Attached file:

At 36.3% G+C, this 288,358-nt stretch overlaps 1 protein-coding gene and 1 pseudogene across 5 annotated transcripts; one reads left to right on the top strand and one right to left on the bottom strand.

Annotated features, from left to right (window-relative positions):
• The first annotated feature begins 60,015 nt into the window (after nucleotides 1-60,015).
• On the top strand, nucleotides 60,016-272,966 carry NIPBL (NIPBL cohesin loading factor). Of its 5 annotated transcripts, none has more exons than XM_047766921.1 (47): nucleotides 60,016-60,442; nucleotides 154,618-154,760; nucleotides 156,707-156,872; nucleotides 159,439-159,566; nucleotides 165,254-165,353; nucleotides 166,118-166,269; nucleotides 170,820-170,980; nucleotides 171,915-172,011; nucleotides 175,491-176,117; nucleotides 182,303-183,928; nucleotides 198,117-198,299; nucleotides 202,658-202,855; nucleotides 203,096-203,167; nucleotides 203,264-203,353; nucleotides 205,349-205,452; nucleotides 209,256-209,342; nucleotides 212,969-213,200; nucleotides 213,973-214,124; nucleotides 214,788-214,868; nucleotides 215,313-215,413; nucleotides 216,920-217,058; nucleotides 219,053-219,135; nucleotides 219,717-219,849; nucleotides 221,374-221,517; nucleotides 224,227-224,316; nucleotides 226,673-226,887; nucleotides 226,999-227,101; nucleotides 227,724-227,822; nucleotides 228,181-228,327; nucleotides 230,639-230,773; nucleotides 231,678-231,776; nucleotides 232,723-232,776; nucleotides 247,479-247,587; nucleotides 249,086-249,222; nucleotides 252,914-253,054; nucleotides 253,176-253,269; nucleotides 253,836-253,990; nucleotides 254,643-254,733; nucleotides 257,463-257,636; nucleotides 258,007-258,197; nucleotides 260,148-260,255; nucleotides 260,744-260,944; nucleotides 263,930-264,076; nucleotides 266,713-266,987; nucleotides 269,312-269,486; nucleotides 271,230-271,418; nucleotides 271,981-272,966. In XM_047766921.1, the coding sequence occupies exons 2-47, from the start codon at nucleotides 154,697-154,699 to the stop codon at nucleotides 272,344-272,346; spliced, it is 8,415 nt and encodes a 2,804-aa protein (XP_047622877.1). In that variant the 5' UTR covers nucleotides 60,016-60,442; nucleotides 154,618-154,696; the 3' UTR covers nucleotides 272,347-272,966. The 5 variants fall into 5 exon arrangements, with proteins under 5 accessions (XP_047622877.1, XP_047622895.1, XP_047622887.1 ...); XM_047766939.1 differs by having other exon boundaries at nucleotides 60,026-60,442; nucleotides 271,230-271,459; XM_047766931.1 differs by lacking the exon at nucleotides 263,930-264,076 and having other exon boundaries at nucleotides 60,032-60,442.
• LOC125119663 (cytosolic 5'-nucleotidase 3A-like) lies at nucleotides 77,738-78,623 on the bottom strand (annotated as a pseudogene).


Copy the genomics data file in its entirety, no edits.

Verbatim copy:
At 36.3% G+C, this 288,358-nt stretch overlaps 1 protein-coding gene and 1 pseudogene across 5 annotated transcripts; one reads left to right on the top strand and one right to left on the bottom strand.

Annotated features, from left to right (window-relative positions):
• The first annotated feature begins 60,015 nt into the window (after nucleotides 1-60,015).
• On the top strand, nucleotides 60,016-272,966 carry NIPBL (NIPBL cohesin loading factor). Of its 5 annotated transcripts, none has more exons than XM_047766921.1 (47): nucleotides 60,016-60,442; nucleotides 154,618-154,760; nucleotides 156,707-156,872; nucleotides 159,439-159,566; nucleotides 165,254-165,353; nucleotides 166,118-166,269; nucleotides 170,820-170,980; nucleotides 171,915-172,011; nucleotides 175,491-176,117; nucleotides 182,303-183,928; nucleotides 198,117-198,299; nucleotides 202,658-202,855; nucleotides 203,096-203,167; nucleotides 203,264-203,353; nucleotides 205,349-205,452; nucleotides 209,256-209,342; nucleotides 212,969-213,200; nucleotides 213,973-214,124; nucleotides 214,788-214,868; nucleotides 215,313-215,413; nucleotides 216,920-217,058; nucleotides 219,053-219,135; nucleotides 219,717-219,849; nucleotides 221,374-221,517; nucleotides 224,227-224,316; nucleotides 226,673-226,887; nucleotides 226,999-227,101; nucleotides 227,724-227,822; nucleotides 228,181-228,327; nucleotides 230,639-230,773; nucleotides 231,678-231,776; nucleotides 232,723-232,776; nucleotides 247,479-247,587; nucleotides 249,086-249,222; nucleotides 252,914-253,054; nucleotides 253,176-253,269; nucleotides 253,836-253,990; nucleotides 254,643-254,733; nucleotides 257,463-257,636; nucleotides 258,007-258,197; nucleotides 260,148-260,255; nucleotides 260,744-260,944; nucleotides 263,930-264,076; nucleotides 266,713-266,987; nucleotides 269,312-269,486; nucleotides 271,230-271,418; nucleotides 271,981-272,966. In XM_047766921.1, the coding sequence occupies exons 2-47, from the start codon at nucleotides 154,697-154,699 to the stop codon at nucleotides 272,344-272,346; spliced, it is 8,415 nt and encodes a 2,804-aa protein (XP_047622877.1). In that variant the 5' UTR covers nucleotides 60,016-60,442; nucleotides 154,618-154,696; the 3' UTR covers nucleotides 272,347-272,966. The 5 variants fall into 5 exon arrangements, with proteins under 5 accessions (XP_047622877.1, XP_047622895.1, XP_047622887.1 ...); XM_047766939.1 differs by having other exon boundaries at nucleotides 60,026-60,442; nucleotides 271,230-271,459; XM_047766931.1 differs by lacking the exon at nucleotides 263,930-264,076 and having other exon boundaries at nucleotides 60,032-60,442.
• LOC125119663 (cytosolic 5'-nucleotidase 3A-like) lies at nucleotides 77,738-78,623 on the bottom strand (annotated as a pseudogene).